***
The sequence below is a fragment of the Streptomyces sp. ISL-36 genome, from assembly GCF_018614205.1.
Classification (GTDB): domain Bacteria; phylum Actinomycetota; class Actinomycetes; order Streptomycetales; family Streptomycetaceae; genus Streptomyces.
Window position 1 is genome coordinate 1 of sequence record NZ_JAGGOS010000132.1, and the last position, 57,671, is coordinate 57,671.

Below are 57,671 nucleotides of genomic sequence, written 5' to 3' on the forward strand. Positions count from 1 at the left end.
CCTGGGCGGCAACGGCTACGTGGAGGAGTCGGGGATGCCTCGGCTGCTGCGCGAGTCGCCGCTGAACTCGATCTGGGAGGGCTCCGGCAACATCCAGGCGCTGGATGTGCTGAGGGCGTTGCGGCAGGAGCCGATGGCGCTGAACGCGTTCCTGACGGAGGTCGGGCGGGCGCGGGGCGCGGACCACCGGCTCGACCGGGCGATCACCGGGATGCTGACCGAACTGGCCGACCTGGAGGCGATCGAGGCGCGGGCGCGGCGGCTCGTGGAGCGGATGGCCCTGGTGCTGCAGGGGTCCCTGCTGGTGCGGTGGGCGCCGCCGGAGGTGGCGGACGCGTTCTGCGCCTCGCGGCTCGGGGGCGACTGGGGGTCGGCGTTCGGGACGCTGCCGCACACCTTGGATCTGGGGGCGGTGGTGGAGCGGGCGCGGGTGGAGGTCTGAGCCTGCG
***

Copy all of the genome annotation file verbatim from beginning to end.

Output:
The sequence below is a fragment of the Streptomyces sp. ISL-36 genome, from assembly GCF_018614205.1.
Classification (GTDB): domain Bacteria; phylum Actinomycetota; class Actinomycetes; order Streptomycetales; family Streptomycetaceae; genus Streptomyces.
Window position 1 is genome coordinate 1 of sequence record NZ_JAGGOS010000132.1, and the last position, 57,671, is coordinate 57,671.

Below are 57,671 nucleotides of genomic sequence, written 5' to 3' on the forward strand. Positions count from 1 at the left end.
CCTGGGCGGCAACGGCTACGTGGAGGAGTCGGGGATGCCTCGGCTGCTGCGCGAGTCGCCGCTGAACTCGATCTGGGAGGGCTCCGGCAACATCCAGGCGCTGGATGTGCTGAGGGCGTTGCGGCAGGAGCCGATGGCGCTGAACGCGTTCCTGACGGAGGTCGGGCGGGCGCGGGGCGCGGACCACCGGCTCGACCGGGCGATCACCGGGATGCTGACCGAACTGGCCGACCTGGAGGCGATCGAGGCGCGGGCGCGGCGGCTCGTGGAGCGGATGGCCCTGGTGCTGCAGGGGTCCCTGCTGGTGCGGTGGGCGCCGCCGGAGGTGGCGGACGCGTTCTGCGCCTCGCGGCTCGGGGGCGACTGGGGGTCGGCGTTCGGGACGCTGCCGCACACCTTGGATCTGGGGGCGGTGGTGGAGCGGGCGCGGGTGGAGGTCTGAGCCTGCG